Right! Firstly an admission. I am the worst at doing ‘the Instagram thing’. Yes, I have a page but I don’t habitually record my life in the modern style. And! I’m not very good with my phone camera. So, I often fail to record what goes into shoots that I have done, but sometimes I will at least do a phone grab of the setup. Many of the top photographers from the 60s and 70s diligently recorded their shoot setups, old skool, in notebooks with sketches and notes about the light power output. In truth nowadays digital camera settings are embedded into the file but with lit photography they only tell a bit of the story.

Yellowtail Financial had asked me to update the headshots of Dennis and Sarah, maintaining the 2022 look, as well as an update of their image bank to support their very popular podcast. A while ago when I photographed a similar set of images for Yellowtail, I’d been very pleased when Sarah expressed a desire to shoot the company headshots in a new, relaxed 3/4 style at their offices.

I love cinematography and one of the main differences with that and photography in that the former is generally about photographing (and lighting) scenes rather than objects. There is a known technique in cinematography, a booklight, basically bouncing light of a reflective surface back through a diffusion material. It creates a pool of soft, flattering light that is big enough for people not to look ‘lit’. The scrim that I’d had for this is nothing other than a sheet of unbleached muslin that I had machined to hang from a stand.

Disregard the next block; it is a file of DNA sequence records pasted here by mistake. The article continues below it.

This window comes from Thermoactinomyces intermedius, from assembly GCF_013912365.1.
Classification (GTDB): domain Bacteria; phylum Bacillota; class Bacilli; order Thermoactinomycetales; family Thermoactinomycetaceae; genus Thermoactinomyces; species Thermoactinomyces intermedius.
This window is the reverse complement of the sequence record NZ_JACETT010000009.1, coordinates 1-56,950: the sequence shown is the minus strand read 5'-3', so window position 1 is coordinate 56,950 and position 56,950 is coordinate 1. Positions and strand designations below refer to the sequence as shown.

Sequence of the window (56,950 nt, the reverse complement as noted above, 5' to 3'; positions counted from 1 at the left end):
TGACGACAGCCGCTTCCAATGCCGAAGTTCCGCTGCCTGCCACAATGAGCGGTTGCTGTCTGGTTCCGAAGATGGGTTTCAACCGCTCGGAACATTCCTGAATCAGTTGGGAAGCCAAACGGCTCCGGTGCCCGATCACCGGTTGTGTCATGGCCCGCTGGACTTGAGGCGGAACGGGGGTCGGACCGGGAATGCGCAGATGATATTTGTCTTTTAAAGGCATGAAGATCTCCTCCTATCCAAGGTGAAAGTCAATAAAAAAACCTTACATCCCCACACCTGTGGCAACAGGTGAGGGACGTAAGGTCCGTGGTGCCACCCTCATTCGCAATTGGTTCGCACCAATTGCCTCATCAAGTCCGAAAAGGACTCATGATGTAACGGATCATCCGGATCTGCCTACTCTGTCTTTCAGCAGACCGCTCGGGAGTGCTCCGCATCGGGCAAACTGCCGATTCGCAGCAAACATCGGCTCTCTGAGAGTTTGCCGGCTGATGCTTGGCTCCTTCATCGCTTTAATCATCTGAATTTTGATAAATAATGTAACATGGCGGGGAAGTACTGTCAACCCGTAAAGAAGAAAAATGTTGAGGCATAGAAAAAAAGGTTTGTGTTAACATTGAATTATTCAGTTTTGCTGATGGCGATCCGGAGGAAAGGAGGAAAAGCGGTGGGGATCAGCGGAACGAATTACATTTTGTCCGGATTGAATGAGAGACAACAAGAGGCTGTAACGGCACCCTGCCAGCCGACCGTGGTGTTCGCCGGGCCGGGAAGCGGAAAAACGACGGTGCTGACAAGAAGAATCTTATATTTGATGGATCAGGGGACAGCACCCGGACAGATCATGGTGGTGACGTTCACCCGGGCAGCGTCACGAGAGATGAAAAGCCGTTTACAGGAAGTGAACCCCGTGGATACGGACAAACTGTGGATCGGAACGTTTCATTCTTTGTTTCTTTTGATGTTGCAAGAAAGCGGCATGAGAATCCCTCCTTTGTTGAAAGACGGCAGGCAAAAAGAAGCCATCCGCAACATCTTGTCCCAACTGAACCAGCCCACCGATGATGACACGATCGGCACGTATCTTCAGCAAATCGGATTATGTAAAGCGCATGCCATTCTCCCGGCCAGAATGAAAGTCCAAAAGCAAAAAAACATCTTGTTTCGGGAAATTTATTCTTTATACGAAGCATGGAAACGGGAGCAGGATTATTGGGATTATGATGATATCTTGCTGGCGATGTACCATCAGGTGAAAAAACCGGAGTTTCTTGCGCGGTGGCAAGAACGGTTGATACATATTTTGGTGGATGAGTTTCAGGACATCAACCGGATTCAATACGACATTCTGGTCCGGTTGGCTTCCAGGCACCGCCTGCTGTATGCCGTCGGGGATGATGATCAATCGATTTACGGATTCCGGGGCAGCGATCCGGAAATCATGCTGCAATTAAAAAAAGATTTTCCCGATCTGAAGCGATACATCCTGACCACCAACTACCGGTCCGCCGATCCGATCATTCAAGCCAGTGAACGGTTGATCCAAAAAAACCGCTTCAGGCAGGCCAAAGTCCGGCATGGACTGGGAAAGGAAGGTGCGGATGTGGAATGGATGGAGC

Fortunately, whilst I’d broadly remembered what I did in 2022, I had on this occasion snapped the setup, meaning that it was easy to replicate it. I had forgotten the fill light bounced off the ceiling.

With a commission such as this I normally test the lighting on myself, get the lighting into the ballpark before asking the client to step in front of the lens. It’s difficult to explain that whilst most rooms are lit well enough to live and work in the light that a photographer brings will be enough to make a photo. Without the lighting the camera would record pretty much a black frame (as shown).

After the standing headshots were done it was time to take the podcast and conversation shots, some might say ‘basically manage Dennis’ but I couldn’t possibly comment. Again the process is similar, I test the lighting on myself first and then it’s “Action!”

We achieved a great set of podcast shots and I’m really pleased that the new 3/4 portraits were so similar in style to the previous ones.